Ways to take action

Pierre-Jean Barlatier: “Research shows that despite success stories, social media are largely underused for open innovation”

Pierre-Jean Barlatier , Associate Professor

In a recently published article, Pierre-Jean Barlatier, EDHEC Associate Professor and member of the FIT Chair, advocates, along with his co-authors, that companies could unleash the (huge) potential of social media for open innovation by taking a holistic approach to social media adoption.

Reading time :
5 Jul 2023

You have been interested in "open innovation" for several years. What does it mean?

Open innovation is a collaborative approach to innovation that involves integrating external ideas, resources, and expertise into an organization's innovation processes. It recognizes that valuable knowledge and insights can come from sources beyond a company's internal boundaries.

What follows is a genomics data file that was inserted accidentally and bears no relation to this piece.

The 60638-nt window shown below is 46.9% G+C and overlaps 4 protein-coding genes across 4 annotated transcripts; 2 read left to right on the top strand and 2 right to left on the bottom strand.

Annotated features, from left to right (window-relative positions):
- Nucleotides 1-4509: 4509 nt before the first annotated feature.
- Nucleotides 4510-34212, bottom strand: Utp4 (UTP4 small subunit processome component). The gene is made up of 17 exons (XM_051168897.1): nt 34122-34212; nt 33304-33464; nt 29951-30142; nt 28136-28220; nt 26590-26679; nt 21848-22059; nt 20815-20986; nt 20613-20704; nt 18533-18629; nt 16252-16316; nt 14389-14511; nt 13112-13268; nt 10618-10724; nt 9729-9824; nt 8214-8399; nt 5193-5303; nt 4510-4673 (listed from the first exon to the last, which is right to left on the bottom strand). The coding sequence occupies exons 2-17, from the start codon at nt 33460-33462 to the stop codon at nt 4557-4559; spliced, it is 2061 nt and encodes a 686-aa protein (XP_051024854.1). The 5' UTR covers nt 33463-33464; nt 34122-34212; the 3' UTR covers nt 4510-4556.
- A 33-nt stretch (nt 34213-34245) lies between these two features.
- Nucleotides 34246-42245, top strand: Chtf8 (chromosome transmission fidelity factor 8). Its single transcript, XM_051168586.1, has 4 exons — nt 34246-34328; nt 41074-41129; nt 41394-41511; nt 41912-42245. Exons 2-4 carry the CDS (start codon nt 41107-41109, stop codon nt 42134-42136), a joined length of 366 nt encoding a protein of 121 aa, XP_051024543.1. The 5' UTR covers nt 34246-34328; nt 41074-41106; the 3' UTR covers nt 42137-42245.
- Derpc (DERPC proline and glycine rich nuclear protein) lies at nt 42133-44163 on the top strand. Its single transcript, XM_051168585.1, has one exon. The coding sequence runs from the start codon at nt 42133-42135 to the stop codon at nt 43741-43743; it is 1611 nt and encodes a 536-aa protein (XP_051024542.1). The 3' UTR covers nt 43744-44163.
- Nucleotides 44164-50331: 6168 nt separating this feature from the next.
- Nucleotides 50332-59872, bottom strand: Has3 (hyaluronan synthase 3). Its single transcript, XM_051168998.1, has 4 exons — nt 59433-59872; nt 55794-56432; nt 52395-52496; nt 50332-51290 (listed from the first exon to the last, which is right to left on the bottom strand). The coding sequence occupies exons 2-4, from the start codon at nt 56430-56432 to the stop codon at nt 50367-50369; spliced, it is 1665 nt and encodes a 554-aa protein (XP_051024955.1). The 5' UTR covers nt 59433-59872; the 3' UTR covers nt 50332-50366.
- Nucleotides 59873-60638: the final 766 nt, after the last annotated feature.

Traditionally, companies followed a closed innovation model, where they relied primarily on their own internal research and development (R&D) efforts to generate ideas, develop new products or services, and bring them to market. Open innovation, on the other hand, recognizes that there is a vast pool of external knowledge and expertise available that can complement and enhance a company's internal innovation capabilities.

In an open innovation approach, organizations actively seek external inputs through various means, such as partnerships, collaborations, crowdsourcing, and technology licensing. They engage with a wide range of stakeholders, including customers, suppliers, universities, research institutions, startups, and even competitors, to tap into their ideas, technologies, and insights. This collaborative exchange of knowledge and resources helps accelerate innovation, improve competitiveness, and increase the likelihood of successful product development.